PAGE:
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Obesity remains one of the biggest health challenges in the UK. Around 68% of the adults are either overweight and obese and about a third of our children are overweight or obese. While obesity is linked to various health problems, including heart and circulatory diseases, it also appears that being overweight or obese increases your risk of dying from Covid-19. The more overweight you are, the greater your risk, according to official statistics.
While research is still being conducted on exactly why this is the case, there can be no doubt about the facts. A study published in April 2020 examining 16,749 UK patients in hospital with Covid-19 found that obesity was linked to a higher risk of dying (around a 37% increase in risk of death). That study took into account factors such as age, sex and other health issues. People with obesity were also more likely to be hospitalised and have a serious illness with Covid-19. More people with obesity and diabetes were admitted to an intensive care unit and were put on a ventilator compared to the general population.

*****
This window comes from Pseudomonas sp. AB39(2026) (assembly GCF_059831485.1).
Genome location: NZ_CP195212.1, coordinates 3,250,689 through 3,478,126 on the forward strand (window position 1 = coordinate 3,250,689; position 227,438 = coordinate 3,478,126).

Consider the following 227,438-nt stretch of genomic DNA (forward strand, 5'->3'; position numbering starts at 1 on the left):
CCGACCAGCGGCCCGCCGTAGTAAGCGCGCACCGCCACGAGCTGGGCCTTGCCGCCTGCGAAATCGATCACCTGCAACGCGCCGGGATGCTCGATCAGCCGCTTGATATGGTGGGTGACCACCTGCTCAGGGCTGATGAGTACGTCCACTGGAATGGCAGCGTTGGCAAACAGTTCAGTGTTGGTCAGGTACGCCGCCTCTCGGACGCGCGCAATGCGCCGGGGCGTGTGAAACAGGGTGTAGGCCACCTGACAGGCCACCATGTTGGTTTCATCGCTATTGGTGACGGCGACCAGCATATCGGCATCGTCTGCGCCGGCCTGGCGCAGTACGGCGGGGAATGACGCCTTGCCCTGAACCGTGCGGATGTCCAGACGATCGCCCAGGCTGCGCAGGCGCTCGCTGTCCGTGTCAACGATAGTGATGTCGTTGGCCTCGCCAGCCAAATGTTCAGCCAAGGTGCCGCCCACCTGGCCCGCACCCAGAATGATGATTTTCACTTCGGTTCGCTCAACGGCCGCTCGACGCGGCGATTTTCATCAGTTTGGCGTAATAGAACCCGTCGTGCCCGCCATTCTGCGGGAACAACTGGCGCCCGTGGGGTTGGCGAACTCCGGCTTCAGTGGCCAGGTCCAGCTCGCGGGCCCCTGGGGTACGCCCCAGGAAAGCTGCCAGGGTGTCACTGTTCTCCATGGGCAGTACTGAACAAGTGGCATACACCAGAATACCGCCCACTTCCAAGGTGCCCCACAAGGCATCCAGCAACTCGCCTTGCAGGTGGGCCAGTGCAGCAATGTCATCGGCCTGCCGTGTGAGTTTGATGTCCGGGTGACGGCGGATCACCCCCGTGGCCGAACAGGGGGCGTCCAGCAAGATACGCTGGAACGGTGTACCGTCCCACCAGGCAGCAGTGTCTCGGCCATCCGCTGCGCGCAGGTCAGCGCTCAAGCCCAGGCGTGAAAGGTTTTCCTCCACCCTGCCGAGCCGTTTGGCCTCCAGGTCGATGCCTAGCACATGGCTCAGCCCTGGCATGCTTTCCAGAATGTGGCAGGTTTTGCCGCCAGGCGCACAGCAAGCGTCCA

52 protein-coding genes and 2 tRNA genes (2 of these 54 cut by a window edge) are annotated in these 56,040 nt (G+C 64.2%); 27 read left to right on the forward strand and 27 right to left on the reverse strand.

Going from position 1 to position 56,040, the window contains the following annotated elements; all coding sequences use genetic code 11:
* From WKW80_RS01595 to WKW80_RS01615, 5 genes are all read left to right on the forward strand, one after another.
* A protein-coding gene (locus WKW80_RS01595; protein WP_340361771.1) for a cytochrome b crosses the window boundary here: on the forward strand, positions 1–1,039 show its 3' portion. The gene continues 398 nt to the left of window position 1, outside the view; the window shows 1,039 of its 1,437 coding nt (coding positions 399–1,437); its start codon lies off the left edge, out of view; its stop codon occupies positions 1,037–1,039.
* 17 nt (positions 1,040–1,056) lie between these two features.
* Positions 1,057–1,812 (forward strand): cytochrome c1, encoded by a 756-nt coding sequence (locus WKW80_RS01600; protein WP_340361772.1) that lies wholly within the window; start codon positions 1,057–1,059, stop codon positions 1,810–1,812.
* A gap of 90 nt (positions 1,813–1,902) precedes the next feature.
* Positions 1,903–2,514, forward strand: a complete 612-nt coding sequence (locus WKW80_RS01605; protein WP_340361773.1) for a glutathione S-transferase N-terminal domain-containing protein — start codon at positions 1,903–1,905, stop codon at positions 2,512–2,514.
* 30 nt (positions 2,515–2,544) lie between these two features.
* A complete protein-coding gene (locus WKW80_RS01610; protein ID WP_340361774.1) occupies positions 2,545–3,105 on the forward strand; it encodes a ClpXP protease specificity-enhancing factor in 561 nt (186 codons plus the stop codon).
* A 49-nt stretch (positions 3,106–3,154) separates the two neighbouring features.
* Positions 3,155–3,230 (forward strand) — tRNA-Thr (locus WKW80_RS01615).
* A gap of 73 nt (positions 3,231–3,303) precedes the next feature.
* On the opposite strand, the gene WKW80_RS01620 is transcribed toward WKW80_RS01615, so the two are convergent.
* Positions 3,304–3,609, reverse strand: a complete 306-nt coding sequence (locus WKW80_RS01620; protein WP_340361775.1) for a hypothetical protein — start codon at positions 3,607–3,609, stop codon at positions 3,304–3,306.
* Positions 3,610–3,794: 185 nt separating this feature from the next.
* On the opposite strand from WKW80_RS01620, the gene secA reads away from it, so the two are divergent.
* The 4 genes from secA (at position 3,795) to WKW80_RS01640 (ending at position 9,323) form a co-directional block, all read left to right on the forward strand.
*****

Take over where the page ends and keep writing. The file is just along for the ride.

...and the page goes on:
So, why might it be the case that people with obesity are experiencing more complications from Covid-19 infection? Dr Chinnadorai Rajeswaran. Consultant Physician, explores the top five reasons:
The blood of people who are obese has an increased tendency to clot. Blood clots can lead to life-threatening conditions like pulmonary embolism (clots in the lungs) or deep vein thrombosis (clots in the legs). The likelihood of a blood clot is further increased when an infection occurs.
People who were admitted to intensive care units with Covid-19 were found to have a sticky blood, and were found to have tiny clots scattered in their lungs. Normally, the cells that line the blood vessels prevent formation of blood clots. However, in Covid-19 infection, the endothelial cells that line the blood vessels are damaged triggering clot formation. This is why, when people get admitted with infection, they are offered blood thinning injections in the hospital.